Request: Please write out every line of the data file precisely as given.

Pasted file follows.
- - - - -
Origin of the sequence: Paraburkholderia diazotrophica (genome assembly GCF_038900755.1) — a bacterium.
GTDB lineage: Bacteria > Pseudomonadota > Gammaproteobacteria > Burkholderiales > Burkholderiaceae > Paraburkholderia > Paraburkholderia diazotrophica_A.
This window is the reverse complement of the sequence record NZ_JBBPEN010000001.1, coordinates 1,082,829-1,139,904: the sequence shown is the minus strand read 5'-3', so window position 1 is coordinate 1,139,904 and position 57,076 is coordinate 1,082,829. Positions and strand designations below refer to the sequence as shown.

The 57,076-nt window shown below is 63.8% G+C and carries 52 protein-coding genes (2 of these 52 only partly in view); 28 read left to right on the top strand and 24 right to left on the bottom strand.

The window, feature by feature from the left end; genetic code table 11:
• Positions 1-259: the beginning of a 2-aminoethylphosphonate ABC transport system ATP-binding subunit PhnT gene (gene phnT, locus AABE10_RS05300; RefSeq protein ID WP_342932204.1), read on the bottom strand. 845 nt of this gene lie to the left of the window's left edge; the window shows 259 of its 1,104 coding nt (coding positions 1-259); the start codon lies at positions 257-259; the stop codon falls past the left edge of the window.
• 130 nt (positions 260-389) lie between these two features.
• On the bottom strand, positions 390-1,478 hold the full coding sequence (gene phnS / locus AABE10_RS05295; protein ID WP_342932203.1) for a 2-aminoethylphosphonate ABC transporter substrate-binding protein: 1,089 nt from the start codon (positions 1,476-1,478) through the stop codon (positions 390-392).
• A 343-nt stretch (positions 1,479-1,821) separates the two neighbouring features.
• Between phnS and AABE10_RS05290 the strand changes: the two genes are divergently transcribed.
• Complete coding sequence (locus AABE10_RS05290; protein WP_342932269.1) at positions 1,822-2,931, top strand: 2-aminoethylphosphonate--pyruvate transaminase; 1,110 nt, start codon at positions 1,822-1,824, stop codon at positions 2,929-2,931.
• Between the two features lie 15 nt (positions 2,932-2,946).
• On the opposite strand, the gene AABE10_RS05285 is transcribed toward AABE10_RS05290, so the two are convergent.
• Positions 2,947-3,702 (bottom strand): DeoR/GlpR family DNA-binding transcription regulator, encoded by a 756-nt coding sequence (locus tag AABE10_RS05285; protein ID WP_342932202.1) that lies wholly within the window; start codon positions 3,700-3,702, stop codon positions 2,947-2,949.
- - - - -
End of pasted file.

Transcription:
Origin of the sequence: Paraburkholderia diazotrophica (genome assembly GCF_038900755.1) — a bacterium.
GTDB lineage: Bacteria > Pseudomonadota > Gammaproteobacteria > Burkholderiales > Burkholderiaceae > Paraburkholderia > Paraburkholderia diazotrophica_A.
This window is the reverse complement of the sequence record NZ_JBBPEN010000001.1, coordinates 1,082,829-1,139,904: the sequence shown is the minus strand read 5'-3', so window position 1 is coordinate 1,139,904 and position 57,076 is coordinate 1,082,829. Positions and strand designations below refer to the sequence as shown.

The 57,076-nt window shown below is 63.8% G+C and carries 52 protein-coding genes (2 of these 52 only partly in view); 28 read left to right on the top strand and 24 right to left on the bottom strand.

The window, feature by feature from the left end; genetic code table 11:
• Positions 1-259: the beginning of a 2-aminoethylphosphonate ABC transport system ATP-binding subunit PhnT gene (gene phnT, locus AABE10_RS05300; RefSeq protein ID WP_342932204.1), read on the bottom strand. 845 nt of this gene lie to the left of the window's left edge; the window shows 259 of its 1,104 coding nt (coding positions 1-259); the start codon lies at positions 257-259; the stop codon falls past the left edge of the window.
• 130 nt (positions 260-389) lie between these two features.
• On the bottom strand, positions 390-1,478 hold the full coding sequence (gene phnS / locus AABE10_RS05295; protein ID WP_342932203.1) for a 2-aminoethylphosphonate ABC transporter substrate-binding protein: 1,089 nt from the start codon (positions 1,476-1,478) through the stop codon (positions 390-392).
• A 343-nt stretch (positions 1,479-1,821) separates the two neighbouring features.
• Between phnS and AABE10_RS05290 the strand changes: the two genes are divergently transcribed.
• Complete coding sequence (locus AABE10_RS05290; protein WP_342932269.1) at positions 1,822-2,931, top strand: 2-aminoethylphosphonate--pyruvate transaminase; 1,110 nt, start codon at positions 1,822-1,824, stop codon at positions 2,929-2,931.
• Between the two features lie 15 nt (positions 2,932-2,946).
• On the opposite strand, the gene AABE10_RS05285 is transcribed toward AABE10_RS05290, so the two are convergent.
• Positions 2,947-3,702 (bottom strand): DeoR/GlpR family DNA-binding transcription regulator, encoded by a 756-nt coding sequence (locus tag AABE10_RS05285; protein ID WP_342932202.1) that lies wholly within the window; start codon positions 3,700-3,702, stop codon positions 2,947-2,949.